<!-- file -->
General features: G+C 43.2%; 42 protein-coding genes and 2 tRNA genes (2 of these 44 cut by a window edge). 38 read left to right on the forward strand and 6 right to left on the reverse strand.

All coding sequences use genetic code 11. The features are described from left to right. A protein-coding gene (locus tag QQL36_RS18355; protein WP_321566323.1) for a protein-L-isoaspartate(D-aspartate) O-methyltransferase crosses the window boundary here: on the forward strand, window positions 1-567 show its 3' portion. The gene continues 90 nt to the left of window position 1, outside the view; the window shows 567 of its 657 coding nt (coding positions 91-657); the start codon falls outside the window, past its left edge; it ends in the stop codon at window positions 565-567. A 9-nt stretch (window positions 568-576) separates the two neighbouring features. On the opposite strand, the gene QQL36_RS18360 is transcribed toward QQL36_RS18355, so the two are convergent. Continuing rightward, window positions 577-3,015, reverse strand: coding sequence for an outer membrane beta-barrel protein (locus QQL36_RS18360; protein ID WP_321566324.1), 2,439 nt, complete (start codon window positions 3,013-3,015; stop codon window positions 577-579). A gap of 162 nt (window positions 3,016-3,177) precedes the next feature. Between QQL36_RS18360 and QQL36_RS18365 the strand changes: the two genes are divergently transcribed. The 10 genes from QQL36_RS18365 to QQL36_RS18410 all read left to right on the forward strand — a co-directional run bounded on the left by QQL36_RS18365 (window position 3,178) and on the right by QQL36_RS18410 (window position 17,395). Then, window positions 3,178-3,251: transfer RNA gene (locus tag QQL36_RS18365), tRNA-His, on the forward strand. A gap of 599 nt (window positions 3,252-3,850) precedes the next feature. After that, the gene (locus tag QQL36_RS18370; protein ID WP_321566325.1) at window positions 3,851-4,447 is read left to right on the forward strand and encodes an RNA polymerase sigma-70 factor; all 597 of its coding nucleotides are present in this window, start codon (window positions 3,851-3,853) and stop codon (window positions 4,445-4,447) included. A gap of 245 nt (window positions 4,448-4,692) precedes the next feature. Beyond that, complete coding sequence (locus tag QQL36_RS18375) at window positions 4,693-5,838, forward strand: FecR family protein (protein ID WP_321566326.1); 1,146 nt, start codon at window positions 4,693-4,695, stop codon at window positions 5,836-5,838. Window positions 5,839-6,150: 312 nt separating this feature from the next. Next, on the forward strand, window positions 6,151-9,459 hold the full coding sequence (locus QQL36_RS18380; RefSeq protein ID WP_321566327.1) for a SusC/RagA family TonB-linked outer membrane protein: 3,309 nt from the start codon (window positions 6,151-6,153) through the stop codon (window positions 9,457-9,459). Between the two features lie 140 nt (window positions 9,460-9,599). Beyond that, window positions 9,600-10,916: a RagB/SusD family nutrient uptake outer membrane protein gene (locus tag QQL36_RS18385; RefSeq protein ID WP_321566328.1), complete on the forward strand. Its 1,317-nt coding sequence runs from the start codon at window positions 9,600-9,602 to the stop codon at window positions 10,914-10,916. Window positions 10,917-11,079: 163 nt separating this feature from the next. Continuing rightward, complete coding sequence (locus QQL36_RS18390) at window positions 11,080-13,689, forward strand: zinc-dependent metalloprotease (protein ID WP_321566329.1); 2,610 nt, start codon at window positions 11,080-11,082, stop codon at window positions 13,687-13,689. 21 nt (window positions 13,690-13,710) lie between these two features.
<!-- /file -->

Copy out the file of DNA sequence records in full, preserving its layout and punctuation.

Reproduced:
General features: G+C 43.2%; 42 protein-coding genes and 2 tRNA genes (2 of these 44 cut by a window edge). 38 read left to right on the forward strand and 6 right to left on the reverse strand.

All coding sequences use genetic code 11. The features are described from left to right. A protein-coding gene (locus tag QQL36_RS18355; protein WP_321566323.1) for a protein-L-isoaspartate(D-aspartate) O-methyltransferase crosses the window boundary here: on the forward strand, window positions 1-567 show its 3' portion. The gene continues 90 nt to the left of window position 1, outside the view; the window shows 567 of its 657 coding nt (coding positions 91-657); the start codon falls outside the window, past its left edge; it ends in the stop codon at window positions 565-567. A 9-nt stretch (window positions 568-576) separates the two neighbouring features. On the opposite strand, the gene QQL36_RS18360 is transcribed toward QQL36_RS18355, so the two are convergent. Continuing rightward, window positions 577-3,015, reverse strand: coding sequence for an outer membrane beta-barrel protein (locus QQL36_RS18360; protein ID WP_321566324.1), 2,439 nt, complete (start codon window positions 3,013-3,015; stop codon window positions 577-579). A gap of 162 nt (window positions 3,016-3,177) precedes the next feature. Between QQL36_RS18360 and QQL36_RS18365 the strand changes: the two genes are divergently transcribed. The 10 genes from QQL36_RS18365 to QQL36_RS18410 all read left to right on the forward strand — a co-directional run bounded on the left by QQL36_RS18365 (window position 3,178) and on the right by QQL36_RS18410 (window position 17,395). Then, window positions 3,178-3,251: transfer RNA gene (locus tag QQL36_RS18365), tRNA-His, on the forward strand. A gap of 599 nt (window positions 3,252-3,850) precedes the next feature. After that, the gene (locus tag QQL36_RS18370; protein ID WP_321566325.1) at window positions 3,851-4,447 is read left to right on the forward strand and encodes an RNA polymerase sigma-70 factor; all 597 of its coding nucleotides are present in this window, start codon (window positions 3,851-3,853) and stop codon (window positions 4,445-4,447) included. A gap of 245 nt (window positions 4,448-4,692) precedes the next feature. Beyond that, complete coding sequence (locus tag QQL36_RS18375) at window positions 4,693-5,838, forward strand: FecR family protein (protein ID WP_321566326.1); 1,146 nt, start codon at window positions 4,693-4,695, stop codon at window positions 5,836-5,838. Window positions 5,839-6,150: 312 nt separating this feature from the next. Next, on the forward strand, window positions 6,151-9,459 hold the full coding sequence (locus QQL36_RS18380; RefSeq protein ID WP_321566327.1) for a SusC/RagA family TonB-linked outer membrane protein: 3,309 nt from the start codon (window positions 6,151-6,153) through the stop codon (window positions 9,457-9,459). Between the two features lie 140 nt (window positions 9,460-9,599). Beyond that, window positions 9,600-10,916: a RagB/SusD family nutrient uptake outer membrane protein gene (locus tag QQL36_RS18385; RefSeq protein ID WP_321566328.1), complete on the forward strand. Its 1,317-nt coding sequence runs from the start codon at window positions 9,600-9,602 to the stop codon at window positions 10,914-10,916. Window positions 10,917-11,079: 163 nt separating this feature from the next. Continuing rightward, complete coding sequence (locus QQL36_RS18390) at window positions 11,080-13,689, forward strand: zinc-dependent metalloprotease (protein ID WP_321566329.1); 2,610 nt, start codon at window positions 11,080-11,082, stop codon at window positions 13,687-13,689. 21 nt (window positions 13,690-13,710) lie between these two features.